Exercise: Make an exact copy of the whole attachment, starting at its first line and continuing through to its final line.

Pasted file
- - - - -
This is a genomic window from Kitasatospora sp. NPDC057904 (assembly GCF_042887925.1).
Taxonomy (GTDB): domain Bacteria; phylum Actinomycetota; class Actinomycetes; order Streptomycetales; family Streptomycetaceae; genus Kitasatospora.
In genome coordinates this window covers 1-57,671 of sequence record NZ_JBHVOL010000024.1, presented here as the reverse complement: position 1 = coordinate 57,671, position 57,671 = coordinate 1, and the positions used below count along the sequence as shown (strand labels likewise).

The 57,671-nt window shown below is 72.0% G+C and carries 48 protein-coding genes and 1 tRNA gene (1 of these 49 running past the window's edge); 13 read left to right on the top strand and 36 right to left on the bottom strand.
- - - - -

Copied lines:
This is a genomic window from Kitasatospora sp. NPDC057904 (assembly GCF_042887925.1).
Taxonomy (GTDB): domain Bacteria; phylum Actinomycetota; class Actinomycetes; order Streptomycetales; family Streptomycetaceae; genus Kitasatospora.
In genome coordinates this window covers 1-57,671 of sequence record NZ_JBHVOL010000024.1, presented here as the reverse complement: position 1 = coordinate 57,671, position 57,671 = coordinate 1, and the positions used below count along the sequence as shown (strand labels likewise).

The 57,671-nt window shown below is 72.0% G+C and carries 48 protein-coding genes and 1 tRNA gene (1 of these 49 running past the window's edge); 13 read left to right on the top strand and 36 right to left on the bottom strand.